2019 marks 100 years since the advent of the contemporary drum kit, so we ask how drummers have evolved and what their role means today.
Posted: 13 February 2019
Music is continually evolving, but one constant over the past hundred years has been that of the drummer. Have you ever tried to reimagine your favourite songs without the beats and breaks that power it along? It simply doesn’t work. However, that’s not to say that being a drummer is predictable, so with this in mind we look at what’s required of a drummer in 2019, and how you can stand out above the rest.
Simple right? The drummer lays the foundations, provides the pulse and brings the groove for the track, letting the rest of the band express themselves creatively. The beat of the track ties everyone together and the drummer proving themselves as a reliable timekeeper breeds trust amongst other players, ultimately leading to better music.
Drum kits are forever developing. The early kits from the 20s and 30s featured foot high cymbals that were referred to as a ‘low boy’, before becoming the hi-hat we know today. Moving into the 50s and players moved on from using animal skins to the first ever polyester drumheads. Fast forward to today and modern players have to combine electric and acoustic playing with the ability to perform a variety of styles.
An often repeated bugbear with modern drummers is the need to overcomplicate things. It’s the music that matters so a drummer may need to tone down their playing to best compliment the song. Drummers need to be able to use their ear and judgement as much as use their skills. Having said that being the backbone of the band doesn’t mean the drummer doesn’t get time in the spotlight, but the real value comes in knowing when to be the centre of attention and when to sit back.
Drummers and bassists together usually form the rhythm section of a band. Think of a band like a car, with the rhythm section taking the place of the engine to power everything along. Meanwhile the vocals and lead guitar are the bodywork and paint job. They add the creativity and key selling points but won’t get very far without the engine. It’s key that a drummer and bassist connect and work well together, whilst also taking input and direction from the other members.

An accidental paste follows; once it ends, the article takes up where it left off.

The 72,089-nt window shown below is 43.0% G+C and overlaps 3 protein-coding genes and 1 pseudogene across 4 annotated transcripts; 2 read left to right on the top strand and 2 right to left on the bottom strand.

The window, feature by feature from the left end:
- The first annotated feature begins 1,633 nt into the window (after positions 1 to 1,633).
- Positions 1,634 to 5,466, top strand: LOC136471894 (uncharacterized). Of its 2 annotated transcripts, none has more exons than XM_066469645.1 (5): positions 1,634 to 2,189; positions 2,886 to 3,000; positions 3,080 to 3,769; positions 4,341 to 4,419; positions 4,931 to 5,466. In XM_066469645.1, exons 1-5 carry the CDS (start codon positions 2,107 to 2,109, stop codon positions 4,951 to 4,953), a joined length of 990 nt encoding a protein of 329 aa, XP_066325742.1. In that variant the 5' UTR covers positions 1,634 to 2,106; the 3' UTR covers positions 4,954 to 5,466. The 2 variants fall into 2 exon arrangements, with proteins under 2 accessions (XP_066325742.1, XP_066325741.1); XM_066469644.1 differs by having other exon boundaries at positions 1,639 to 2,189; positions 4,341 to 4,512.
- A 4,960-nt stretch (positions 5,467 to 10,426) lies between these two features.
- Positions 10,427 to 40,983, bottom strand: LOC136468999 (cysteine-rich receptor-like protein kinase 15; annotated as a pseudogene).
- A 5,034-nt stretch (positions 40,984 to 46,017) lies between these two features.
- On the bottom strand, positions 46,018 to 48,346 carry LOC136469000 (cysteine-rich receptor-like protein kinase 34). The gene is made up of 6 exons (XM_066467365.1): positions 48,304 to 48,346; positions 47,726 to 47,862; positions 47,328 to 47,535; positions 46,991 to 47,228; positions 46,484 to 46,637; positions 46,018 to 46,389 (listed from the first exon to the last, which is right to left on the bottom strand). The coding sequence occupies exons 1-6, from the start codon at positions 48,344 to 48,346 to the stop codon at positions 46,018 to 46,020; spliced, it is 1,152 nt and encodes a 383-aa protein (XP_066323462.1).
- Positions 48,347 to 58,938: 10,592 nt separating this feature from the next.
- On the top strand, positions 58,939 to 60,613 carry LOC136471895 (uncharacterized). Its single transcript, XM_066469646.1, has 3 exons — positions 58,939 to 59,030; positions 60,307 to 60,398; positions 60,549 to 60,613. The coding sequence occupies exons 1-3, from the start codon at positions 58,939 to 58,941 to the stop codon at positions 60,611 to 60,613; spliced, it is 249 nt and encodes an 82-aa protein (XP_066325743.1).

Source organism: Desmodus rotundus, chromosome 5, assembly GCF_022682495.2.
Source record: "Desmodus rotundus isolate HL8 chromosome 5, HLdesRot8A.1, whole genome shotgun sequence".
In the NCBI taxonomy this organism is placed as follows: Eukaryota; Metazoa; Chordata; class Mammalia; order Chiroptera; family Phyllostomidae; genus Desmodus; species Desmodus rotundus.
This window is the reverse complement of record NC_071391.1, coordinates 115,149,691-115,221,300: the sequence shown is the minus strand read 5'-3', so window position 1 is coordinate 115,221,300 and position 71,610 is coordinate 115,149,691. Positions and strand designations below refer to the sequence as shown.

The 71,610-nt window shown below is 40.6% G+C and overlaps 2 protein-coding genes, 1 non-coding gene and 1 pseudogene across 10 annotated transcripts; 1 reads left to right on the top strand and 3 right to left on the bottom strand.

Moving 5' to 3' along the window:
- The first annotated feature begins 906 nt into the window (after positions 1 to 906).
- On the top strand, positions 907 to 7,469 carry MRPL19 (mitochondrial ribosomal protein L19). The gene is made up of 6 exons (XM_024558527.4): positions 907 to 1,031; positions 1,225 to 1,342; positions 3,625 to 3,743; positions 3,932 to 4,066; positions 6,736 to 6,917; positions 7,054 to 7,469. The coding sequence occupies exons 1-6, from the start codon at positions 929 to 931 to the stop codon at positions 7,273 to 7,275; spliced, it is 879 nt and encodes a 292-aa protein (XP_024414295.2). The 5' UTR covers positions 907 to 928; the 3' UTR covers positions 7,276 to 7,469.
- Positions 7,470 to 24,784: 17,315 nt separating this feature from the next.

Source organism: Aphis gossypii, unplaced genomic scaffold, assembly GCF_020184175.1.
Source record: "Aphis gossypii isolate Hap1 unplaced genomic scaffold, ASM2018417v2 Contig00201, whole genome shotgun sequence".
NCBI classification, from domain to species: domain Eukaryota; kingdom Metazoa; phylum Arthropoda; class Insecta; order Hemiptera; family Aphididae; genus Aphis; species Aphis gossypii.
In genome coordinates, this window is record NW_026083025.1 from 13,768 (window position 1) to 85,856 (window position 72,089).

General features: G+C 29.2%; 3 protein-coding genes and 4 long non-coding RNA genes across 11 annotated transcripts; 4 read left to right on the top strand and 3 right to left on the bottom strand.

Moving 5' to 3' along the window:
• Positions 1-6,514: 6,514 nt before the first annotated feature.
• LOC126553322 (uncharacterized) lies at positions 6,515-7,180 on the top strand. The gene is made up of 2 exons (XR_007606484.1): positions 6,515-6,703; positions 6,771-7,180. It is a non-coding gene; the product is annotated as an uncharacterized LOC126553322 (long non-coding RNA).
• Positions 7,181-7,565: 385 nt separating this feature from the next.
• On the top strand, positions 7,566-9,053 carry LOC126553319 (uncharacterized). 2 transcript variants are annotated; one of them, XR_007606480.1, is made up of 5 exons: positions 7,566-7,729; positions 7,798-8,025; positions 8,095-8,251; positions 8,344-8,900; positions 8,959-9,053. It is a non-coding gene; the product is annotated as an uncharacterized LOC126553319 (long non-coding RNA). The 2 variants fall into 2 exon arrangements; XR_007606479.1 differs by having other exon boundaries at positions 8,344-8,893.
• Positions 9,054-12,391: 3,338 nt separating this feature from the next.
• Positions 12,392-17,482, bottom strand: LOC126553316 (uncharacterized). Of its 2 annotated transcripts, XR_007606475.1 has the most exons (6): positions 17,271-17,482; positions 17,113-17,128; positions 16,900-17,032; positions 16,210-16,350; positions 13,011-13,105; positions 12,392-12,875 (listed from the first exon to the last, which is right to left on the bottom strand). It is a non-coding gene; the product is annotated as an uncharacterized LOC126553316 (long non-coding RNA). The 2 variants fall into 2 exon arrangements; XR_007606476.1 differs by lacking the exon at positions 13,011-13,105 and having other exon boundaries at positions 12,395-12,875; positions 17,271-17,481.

As a guitarist/ vocalist/ other musician you can often get away with the odd mistake or bum note but this is not the case for drummers. Miss a beat or drop the tempo and it’s immediately noticeable to the band and the audience. This doesn’t just apply to the actual notes but also the dynamics and the feel of a song, with a drummer often responsible for leading the feel of the whole band.
Forget about the tired jokes of drummers not being able to write songs, today’s players need to contribute towards the creativity of a band. Plenty of drummers beat the skins as well as sing and write, for example Isaac Holman (Slaves), Michael Shuman (Mini Mansions and Queens of the Stone Age) and Lewis Williams (Press to MECO) have all carved out a niche as respected songwriters.
The drummer is an integral part of any band, but the role of today’s drummer has really expanded, especially creatively. We blame that pesky Dave Grohl for rewriting what’s expected of a drummer and making it much more difficult for the rest of us to get any credit.